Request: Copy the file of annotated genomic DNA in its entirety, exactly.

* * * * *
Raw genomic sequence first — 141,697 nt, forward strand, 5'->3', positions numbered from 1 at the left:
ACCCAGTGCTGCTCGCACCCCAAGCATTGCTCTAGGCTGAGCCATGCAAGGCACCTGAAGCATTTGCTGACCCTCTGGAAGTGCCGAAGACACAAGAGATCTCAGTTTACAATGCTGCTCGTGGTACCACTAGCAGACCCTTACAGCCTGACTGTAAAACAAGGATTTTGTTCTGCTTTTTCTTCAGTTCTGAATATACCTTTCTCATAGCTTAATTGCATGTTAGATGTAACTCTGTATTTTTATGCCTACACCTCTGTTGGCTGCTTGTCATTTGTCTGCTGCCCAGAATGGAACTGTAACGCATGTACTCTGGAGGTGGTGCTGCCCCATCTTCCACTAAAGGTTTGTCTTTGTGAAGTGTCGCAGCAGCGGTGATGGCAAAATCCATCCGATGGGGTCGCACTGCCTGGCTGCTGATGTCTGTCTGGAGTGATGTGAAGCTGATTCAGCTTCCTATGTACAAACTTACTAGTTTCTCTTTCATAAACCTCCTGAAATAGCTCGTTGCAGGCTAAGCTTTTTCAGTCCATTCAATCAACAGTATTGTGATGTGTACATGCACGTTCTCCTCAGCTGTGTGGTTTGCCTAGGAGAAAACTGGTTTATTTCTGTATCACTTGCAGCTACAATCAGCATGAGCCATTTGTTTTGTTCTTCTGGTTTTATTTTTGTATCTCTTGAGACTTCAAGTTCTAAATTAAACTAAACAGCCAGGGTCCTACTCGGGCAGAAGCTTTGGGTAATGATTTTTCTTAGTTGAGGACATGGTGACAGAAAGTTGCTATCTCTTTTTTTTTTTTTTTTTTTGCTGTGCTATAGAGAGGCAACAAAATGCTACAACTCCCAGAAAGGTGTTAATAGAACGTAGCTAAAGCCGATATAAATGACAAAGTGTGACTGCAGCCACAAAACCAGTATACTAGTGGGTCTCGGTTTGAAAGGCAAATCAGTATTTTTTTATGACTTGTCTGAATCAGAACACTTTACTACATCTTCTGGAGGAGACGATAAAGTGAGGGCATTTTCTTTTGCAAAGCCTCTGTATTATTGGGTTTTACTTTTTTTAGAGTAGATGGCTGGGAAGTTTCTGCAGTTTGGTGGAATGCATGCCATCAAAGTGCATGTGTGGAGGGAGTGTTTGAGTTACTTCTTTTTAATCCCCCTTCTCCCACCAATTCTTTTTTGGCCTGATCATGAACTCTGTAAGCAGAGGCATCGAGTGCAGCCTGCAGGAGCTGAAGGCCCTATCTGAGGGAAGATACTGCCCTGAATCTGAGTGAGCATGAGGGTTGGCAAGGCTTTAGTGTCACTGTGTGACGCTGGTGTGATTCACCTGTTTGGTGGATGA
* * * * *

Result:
Raw genomic sequence first — 141,697 nt, forward strand, 5'->3', positions numbered from 1 at the left:
ACCCAGTGCTGCTCGCACCCCAAGCATTGCTCTAGGCTGAGCCATGCAAGGCACCTGAAGCATTTGCTGACCCTCTGGAAGTGCCGAAGACACAAGAGATCTCAGTTTACAATGCTGCTCGTGGTACCACTAGCAGACCCTTACAGCCTGACTGTAAAACAAGGATTTTGTTCTGCTTTTTCTTCAGTTCTGAATATACCTTTCTCATAGCTTAATTGCATGTTAGATGTAACTCTGTATTTTTATGCCTACACCTCTGTTGGCTGCTTGTCATTTGTCTGCTGCCCAGAATGGAACTGTAACGCATGTACTCTGGAGGTGGTGCTGCCCCATCTTCCACTAAAGGTTTGTCTTTGTGAAGTGTCGCAGCAGCGGTGATGGCAAAATCCATCCGATGGGGTCGCACTGCCTGGCTGCTGATGTCTGTCTGGAGTGATGTGAAGCTGATTCAGCTTCCTATGTACAAACTTACTAGTTTCTCTTTCATAAACCTCCTGAAATAGCTCGTTGCAGGCTAAGCTTTTTCAGTCCATTCAATCAACAGTATTGTGATGTGTACATGCACGTTCTCCTCAGCTGTGTGGTTTGCCTAGGAGAAAACTGGTTTATTTCTGTATCACTTGCAGCTACAATCAGCATGAGCCATTTGTTTTGTTCTTCTGGTTTTATTTTTGTATCTCTTGAGACTTCAAGTTCTAAATTAAACTAAACAGCCAGGGTCCTACTCGGGCAGAAGCTTTGGGTAATGATTTTTCTTAGTTGAGGACATGGTGACAGAAAGTTGCTATCTCTTTTTTTTTTTTTTTTTTTGCTGTGCTATAGAGAGGCAACAAAATGCTACAACTCCCAGAAAGGTGTTAATAGAACGTAGCTAAAGCCGATATAAATGACAAAGTGTGACTGCAGCCACAAAACCAGTATACTAGTGGGTCTCGGTTTGAAAGGCAAATCAGTATTTTTTTATGACTTGTCTGAATCAGAACACTTTACTACATCTTCTGGAGGAGACGATAAAGTGAGGGCATTTTCTTTTGCAAAGCCTCTGTATTATTGGGTTTTACTTTTTTTAGAGTAGATGGCTGGGAAGTTTCTGCAGTTTGGTGGAATGCATGCCATCAAAGTGCATGTGTGGAGGGAGTGTTTGAGTTACTTCTTTTTAATCCCCCTTCTCCCACCAATTCTTTTTTGGCCTGATCATGAACTCTGTAAGCAGAGGCATCGAGTGCAGCCTGCAGGAGCTGAAGGCCCTATCTGAGGGAAGATACTGCCCTGAATCTGAGTGAGCATGAGGGTTGGCAAGGCTTTAGTGTCACTGTGTGACGCTGGTGTGATTCACCTGTTTGGTGGATGA